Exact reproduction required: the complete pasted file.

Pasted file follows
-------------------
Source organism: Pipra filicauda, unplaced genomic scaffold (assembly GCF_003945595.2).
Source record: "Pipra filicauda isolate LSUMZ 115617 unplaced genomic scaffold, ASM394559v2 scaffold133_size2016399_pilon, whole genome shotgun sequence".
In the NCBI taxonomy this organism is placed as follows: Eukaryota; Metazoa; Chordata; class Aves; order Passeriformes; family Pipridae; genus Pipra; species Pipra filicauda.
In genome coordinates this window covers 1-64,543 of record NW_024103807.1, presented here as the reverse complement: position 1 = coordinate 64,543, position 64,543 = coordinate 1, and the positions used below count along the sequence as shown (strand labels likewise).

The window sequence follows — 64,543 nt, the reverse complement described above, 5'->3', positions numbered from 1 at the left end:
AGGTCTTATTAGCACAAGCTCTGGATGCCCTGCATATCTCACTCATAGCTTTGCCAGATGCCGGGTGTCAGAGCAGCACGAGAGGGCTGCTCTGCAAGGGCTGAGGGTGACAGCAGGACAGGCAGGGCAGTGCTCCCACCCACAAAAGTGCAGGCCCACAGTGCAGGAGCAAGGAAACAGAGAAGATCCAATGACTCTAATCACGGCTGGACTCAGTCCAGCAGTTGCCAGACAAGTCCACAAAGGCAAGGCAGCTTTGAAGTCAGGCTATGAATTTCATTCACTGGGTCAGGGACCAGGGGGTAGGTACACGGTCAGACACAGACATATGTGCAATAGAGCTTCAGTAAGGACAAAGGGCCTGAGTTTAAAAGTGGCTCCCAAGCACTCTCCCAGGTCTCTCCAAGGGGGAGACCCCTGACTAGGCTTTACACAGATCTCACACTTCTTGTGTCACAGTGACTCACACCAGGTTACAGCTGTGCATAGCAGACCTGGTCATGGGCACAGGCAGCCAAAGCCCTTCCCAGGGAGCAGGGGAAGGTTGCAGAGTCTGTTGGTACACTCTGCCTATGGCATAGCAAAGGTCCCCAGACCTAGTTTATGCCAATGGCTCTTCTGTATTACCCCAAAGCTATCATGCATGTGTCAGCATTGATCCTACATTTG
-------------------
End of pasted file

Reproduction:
Source organism: Pipra filicauda, unplaced genomic scaffold (assembly GCF_003945595.2).
Source record: "Pipra filicauda isolate LSUMZ 115617 unplaced genomic scaffold, ASM394559v2 scaffold133_size2016399_pilon, whole genome shotgun sequence".
In the NCBI taxonomy this organism is placed as follows: Eukaryota; Metazoa; Chordata; class Aves; order Passeriformes; family Pipridae; genus Pipra; species Pipra filicauda.
In genome coordinates this window covers 1-64,543 of record NW_024103807.1, presented here as the reverse complement: position 1 = coordinate 64,543, position 64,543 = coordinate 1, and the positions used below count along the sequence as shown (strand labels likewise).

The window sequence follows — 64,543 nt, the reverse complement described above, 5'->3', positions numbered from 1 at the left end:
AGGTCTTATTAGCACAAGCTCTGGATGCCCTGCATATCTCACTCATAGCTTTGCCAGATGCCGGGTGTCAGAGCAGCACGAGAGGGCTGCTCTGCAAGGGCTGAGGGTGACAGCAGGACAGGCAGGGCAGTGCTCCCACCCACAAAAGTGCAGGCCCACAGTGCAGGAGCAAGGAAACAGAGAAGATCCAATGACTCTAATCACGGCTGGACTCAGTCCAGCAGTTGCCAGACAAGTCCACAAAGGCAAGGCAGCTTTGAAGTCAGGCTATGAATTTCATTCACTGGGTCAGGGACCAGGGGGTAGGTACACGGTCAGACACAGACATATGTGCAATAGAGCTTCAGTAAGGACAAAGGGCCTGAGTTTAAAAGTGGCTCCCAAGCACTCTCCCAGGTCTCTCCAAGGGGGAGACCCCTGACTAGGCTTTACACAGATCTCACACTTCTTGTGTCACAGTGACTCACACCAGGTTACAGCTGTGCATAGCAGACCTGGTCATGGGCACAGGCAGCCAAAGCCCTTCCCAGGGAGCAGGGGAAGGTTGCAGAGTCTGTTGGTACACTCTGCCTATGGCATAGCAAAGGTCCCCAGACCTAGTTTATGCCAATGGCTCTTCTGTATTACCCCAAAGCTATCATGCATGTGTCAGCATTGATCCTACATTTG